A hero of the Counter-cultural Revolution? (She would say ‘heroine’, of course.) Don’t make me laugh. She was a pathetic wimp, a professional Victim. You, Sweet Reader, may be more charitable and say she was hard done by. I say, like the 1960s hot pants she wouldn’t have been seen dead in, she came to a sticky end and good riddance. (Did I ever tell you I had that scrummy Jake O’Sullivan in the back of a stretch limo once? Maybe next week.)

— © Dee Dee Twist, Sentinel Newspapers

 

To the Editor:

Dee Dee Twist needs no lessons in character assassination, but she does need a few history lessons.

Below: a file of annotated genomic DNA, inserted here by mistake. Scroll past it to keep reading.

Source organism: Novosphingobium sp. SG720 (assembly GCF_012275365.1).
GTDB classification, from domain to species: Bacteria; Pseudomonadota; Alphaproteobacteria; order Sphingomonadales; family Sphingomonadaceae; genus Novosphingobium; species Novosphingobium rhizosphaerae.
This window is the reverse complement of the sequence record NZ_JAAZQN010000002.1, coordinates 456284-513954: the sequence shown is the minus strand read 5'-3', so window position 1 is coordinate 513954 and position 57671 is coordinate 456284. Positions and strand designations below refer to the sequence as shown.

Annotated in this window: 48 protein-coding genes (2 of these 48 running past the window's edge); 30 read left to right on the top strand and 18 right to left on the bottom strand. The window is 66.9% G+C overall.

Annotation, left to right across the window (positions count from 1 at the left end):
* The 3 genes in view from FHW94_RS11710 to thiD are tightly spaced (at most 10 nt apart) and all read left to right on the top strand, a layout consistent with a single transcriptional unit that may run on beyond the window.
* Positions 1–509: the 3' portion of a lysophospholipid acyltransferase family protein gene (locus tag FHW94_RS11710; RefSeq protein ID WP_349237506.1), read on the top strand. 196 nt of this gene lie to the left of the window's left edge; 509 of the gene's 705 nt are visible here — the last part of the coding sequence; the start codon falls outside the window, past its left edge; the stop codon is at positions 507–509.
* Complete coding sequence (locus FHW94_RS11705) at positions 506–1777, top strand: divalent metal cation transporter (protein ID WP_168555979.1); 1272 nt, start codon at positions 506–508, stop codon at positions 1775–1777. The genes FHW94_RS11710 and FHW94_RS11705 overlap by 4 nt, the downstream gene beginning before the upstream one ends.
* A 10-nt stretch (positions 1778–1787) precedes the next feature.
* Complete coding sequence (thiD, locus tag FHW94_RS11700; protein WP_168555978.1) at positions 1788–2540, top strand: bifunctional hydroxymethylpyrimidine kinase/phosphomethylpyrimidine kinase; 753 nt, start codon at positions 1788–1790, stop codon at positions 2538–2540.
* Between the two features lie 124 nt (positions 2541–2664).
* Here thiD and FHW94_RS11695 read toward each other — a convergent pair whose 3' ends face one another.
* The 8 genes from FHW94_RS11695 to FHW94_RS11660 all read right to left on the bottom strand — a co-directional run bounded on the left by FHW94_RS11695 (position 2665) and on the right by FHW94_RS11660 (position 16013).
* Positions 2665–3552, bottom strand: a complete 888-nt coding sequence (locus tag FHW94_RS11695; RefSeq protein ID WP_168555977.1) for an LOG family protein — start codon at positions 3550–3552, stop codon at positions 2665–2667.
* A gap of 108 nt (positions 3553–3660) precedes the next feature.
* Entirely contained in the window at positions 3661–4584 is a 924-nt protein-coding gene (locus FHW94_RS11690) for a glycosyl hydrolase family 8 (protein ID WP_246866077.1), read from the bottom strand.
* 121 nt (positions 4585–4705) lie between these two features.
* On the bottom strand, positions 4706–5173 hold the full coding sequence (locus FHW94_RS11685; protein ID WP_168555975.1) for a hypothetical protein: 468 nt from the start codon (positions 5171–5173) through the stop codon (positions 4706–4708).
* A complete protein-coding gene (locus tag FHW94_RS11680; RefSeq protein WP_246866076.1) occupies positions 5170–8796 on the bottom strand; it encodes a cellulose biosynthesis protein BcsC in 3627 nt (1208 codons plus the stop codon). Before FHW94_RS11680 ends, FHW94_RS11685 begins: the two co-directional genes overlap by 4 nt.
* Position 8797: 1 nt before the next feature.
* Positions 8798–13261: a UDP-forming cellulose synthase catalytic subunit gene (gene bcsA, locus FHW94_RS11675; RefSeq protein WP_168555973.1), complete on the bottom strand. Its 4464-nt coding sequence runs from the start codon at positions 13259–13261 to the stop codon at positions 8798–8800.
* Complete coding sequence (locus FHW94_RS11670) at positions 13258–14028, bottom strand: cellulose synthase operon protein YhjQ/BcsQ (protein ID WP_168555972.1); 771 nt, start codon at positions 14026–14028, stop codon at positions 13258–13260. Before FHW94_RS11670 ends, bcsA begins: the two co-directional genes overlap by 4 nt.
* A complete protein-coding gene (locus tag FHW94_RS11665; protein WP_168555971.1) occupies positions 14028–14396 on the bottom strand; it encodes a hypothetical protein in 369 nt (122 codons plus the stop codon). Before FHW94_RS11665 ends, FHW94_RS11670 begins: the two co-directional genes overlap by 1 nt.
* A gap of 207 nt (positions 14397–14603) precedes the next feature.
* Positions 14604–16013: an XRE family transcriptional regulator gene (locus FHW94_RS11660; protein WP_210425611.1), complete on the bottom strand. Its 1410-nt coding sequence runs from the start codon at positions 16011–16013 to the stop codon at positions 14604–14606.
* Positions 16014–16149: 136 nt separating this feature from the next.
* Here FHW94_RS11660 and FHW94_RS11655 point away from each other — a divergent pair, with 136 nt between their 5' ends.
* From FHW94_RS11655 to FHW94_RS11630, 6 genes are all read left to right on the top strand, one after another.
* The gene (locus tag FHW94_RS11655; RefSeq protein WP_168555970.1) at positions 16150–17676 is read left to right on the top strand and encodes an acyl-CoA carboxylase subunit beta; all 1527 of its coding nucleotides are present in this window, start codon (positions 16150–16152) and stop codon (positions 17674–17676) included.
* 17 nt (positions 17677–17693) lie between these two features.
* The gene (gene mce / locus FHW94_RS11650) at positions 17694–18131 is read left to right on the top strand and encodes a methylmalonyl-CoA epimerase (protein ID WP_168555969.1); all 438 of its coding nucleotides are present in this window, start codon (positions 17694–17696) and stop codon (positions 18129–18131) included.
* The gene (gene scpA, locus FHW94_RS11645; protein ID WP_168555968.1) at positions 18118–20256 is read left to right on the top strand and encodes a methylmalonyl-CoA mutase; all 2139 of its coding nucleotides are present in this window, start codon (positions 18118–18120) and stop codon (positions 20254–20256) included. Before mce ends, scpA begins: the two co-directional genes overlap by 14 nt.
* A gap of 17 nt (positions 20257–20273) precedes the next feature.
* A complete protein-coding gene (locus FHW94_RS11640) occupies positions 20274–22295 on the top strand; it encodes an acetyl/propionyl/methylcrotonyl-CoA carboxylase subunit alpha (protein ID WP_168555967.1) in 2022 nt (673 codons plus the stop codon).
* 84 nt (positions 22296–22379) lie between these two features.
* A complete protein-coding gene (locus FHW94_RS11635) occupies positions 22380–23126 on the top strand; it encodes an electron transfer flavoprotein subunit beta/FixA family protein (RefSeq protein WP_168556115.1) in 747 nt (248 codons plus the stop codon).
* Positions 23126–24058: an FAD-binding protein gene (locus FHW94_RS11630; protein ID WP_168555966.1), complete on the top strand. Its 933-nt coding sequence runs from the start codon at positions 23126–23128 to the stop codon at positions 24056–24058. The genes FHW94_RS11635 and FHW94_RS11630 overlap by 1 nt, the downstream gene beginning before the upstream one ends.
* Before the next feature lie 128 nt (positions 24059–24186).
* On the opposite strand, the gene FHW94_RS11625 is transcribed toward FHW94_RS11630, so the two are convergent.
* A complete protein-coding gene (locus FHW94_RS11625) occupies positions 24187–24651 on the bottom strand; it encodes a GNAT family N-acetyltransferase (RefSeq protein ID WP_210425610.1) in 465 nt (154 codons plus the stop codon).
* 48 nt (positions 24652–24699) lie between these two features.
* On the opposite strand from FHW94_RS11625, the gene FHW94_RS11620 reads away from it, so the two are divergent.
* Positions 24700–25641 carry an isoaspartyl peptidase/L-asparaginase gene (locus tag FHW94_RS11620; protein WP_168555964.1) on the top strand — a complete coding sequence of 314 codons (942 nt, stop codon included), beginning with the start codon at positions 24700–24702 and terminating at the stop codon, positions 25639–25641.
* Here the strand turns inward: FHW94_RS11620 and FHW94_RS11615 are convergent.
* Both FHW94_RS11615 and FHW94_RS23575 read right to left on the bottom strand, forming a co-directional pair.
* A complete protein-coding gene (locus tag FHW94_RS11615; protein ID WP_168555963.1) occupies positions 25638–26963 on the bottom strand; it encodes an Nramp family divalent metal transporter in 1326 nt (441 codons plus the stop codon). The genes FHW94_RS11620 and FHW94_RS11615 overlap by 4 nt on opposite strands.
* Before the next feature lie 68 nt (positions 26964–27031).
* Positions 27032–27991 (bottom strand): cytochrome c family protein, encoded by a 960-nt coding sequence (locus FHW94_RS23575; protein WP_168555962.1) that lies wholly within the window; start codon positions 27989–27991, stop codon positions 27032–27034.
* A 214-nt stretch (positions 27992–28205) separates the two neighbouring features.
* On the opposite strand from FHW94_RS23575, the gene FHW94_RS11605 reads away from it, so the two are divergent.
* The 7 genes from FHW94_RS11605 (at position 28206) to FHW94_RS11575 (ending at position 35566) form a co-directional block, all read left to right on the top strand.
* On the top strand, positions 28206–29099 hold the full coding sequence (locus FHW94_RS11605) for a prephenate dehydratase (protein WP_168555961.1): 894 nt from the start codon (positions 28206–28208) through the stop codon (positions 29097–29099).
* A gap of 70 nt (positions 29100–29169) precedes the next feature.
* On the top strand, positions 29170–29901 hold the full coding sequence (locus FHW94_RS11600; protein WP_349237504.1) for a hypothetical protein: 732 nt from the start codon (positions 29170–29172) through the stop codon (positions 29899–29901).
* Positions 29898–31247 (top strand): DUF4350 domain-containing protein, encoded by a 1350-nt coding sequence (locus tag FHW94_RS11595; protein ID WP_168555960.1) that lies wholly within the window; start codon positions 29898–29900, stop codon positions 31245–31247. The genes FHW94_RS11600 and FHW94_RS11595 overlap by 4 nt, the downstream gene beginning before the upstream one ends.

1. Not everyone was young and foolish in the sixties. Some of us were middle-aged and foolish.

2. Sonny and Cher, whoever they may be, don’t sound like the kind of couple one would have invited to a dinner party in the ‘60s. Particularly if he was wearing short trousers.

3. Get another job? In the late ’60s two women had important jobs in the London media. Claudia and myself. To borrow your strident typography, there WERE NO OTHER JOBS for women. Unless you could type and make tea. We blazed your trail, Dee Dee. You would have had to change your sex (as well as your frivolous name) to get a media job then.